Portraits of the Landscape

In Hans Maes (ed.), Portraits and Philosophy. Routledge (forthcoming)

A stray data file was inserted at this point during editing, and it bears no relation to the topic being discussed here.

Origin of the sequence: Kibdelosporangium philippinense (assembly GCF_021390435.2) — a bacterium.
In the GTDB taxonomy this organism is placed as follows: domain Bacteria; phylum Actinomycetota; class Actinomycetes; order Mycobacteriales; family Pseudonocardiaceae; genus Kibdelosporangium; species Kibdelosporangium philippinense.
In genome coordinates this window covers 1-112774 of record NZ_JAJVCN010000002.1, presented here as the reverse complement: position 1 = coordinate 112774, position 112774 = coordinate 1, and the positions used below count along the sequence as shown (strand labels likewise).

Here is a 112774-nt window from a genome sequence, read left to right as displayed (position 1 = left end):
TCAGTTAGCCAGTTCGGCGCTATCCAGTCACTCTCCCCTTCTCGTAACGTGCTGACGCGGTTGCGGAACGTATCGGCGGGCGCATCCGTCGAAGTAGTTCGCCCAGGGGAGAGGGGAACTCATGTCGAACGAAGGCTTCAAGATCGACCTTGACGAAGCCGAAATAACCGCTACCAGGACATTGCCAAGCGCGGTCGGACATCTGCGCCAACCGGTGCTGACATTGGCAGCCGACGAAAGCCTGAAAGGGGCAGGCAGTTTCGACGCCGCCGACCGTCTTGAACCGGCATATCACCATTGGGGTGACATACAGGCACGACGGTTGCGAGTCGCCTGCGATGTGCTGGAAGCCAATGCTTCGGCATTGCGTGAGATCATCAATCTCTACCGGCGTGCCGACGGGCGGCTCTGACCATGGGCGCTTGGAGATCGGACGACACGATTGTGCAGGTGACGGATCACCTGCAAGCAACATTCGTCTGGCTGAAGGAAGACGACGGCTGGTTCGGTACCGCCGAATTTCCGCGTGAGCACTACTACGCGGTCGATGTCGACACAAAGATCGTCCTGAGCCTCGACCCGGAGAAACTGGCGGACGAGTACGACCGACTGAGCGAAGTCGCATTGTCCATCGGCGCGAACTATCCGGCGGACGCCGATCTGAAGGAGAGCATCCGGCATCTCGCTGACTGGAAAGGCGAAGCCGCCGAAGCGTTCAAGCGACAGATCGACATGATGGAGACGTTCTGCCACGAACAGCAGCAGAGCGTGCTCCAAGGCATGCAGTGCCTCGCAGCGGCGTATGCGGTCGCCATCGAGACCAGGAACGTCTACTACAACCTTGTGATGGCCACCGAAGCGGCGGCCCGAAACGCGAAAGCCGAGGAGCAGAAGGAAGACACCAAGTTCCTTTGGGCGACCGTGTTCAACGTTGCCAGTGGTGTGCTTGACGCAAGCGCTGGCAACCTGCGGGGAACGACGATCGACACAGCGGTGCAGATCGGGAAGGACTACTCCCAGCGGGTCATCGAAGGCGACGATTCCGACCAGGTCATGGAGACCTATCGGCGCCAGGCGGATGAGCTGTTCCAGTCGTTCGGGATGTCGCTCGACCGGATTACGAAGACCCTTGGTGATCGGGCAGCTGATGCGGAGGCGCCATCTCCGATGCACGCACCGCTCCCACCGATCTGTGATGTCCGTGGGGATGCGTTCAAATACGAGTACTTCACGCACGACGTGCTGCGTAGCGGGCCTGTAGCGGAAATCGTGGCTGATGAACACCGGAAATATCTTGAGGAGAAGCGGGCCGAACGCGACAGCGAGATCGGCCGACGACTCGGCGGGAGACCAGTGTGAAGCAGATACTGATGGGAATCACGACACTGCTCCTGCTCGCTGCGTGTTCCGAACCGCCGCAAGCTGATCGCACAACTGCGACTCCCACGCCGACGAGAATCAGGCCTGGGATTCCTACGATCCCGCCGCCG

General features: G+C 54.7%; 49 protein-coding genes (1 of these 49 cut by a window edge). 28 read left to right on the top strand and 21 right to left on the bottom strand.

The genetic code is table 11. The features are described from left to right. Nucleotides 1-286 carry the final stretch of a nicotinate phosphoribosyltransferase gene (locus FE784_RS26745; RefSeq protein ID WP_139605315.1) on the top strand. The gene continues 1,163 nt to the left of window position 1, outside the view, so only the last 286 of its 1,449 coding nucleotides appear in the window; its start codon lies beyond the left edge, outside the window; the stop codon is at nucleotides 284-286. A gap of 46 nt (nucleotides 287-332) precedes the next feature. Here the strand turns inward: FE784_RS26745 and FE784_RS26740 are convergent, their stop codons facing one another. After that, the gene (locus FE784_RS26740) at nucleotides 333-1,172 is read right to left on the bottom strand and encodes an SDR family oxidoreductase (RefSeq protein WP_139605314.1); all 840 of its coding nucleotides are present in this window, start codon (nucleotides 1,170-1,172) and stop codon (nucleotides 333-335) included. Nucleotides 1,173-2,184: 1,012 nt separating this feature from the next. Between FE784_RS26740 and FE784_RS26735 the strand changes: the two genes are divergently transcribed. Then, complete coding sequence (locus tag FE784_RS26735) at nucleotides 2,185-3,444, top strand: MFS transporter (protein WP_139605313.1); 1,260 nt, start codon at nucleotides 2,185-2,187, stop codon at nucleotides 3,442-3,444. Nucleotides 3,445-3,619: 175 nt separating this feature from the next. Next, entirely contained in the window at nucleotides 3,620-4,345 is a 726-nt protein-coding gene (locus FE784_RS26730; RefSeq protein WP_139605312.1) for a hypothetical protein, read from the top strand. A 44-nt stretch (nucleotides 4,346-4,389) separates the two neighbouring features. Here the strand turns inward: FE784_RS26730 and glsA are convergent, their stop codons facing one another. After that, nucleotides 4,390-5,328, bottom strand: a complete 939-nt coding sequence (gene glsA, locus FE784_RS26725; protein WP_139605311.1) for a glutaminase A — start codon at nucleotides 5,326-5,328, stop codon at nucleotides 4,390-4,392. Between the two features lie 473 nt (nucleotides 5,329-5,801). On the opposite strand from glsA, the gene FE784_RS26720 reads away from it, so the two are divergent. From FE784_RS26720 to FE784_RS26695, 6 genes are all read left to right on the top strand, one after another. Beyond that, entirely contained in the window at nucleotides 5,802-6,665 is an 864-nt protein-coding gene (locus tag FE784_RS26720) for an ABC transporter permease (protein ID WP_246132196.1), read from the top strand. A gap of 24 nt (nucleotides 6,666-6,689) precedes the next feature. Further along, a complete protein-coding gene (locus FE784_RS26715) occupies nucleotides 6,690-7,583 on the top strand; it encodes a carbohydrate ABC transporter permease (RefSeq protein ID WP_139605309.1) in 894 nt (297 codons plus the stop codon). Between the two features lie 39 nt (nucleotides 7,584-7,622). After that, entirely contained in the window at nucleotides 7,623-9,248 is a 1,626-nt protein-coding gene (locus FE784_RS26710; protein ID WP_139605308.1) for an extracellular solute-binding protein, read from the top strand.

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Portraits are defined in part by their aim to reveal and represent the inner ‘character’ of a person. Because landscapes are typically viewed as lacking such an ‘inner life,’ one might assume that landscapes cannot be the subject of portraiture. However, the notion of landscape character plays an important role in landscape aesthetics and preservation. In this essay, I argue that landscape artworks can thus share in portraiture’s goal of capturing character, and in doing so present us with essential tools for revealing the often ineffable character of place. I explain the implications of this view for debates about scientific cognitivism in environmental aesthetics, representing the narrative dimension of landscape character and integrity, and appeals to the character of place in historic and environmental preservation.
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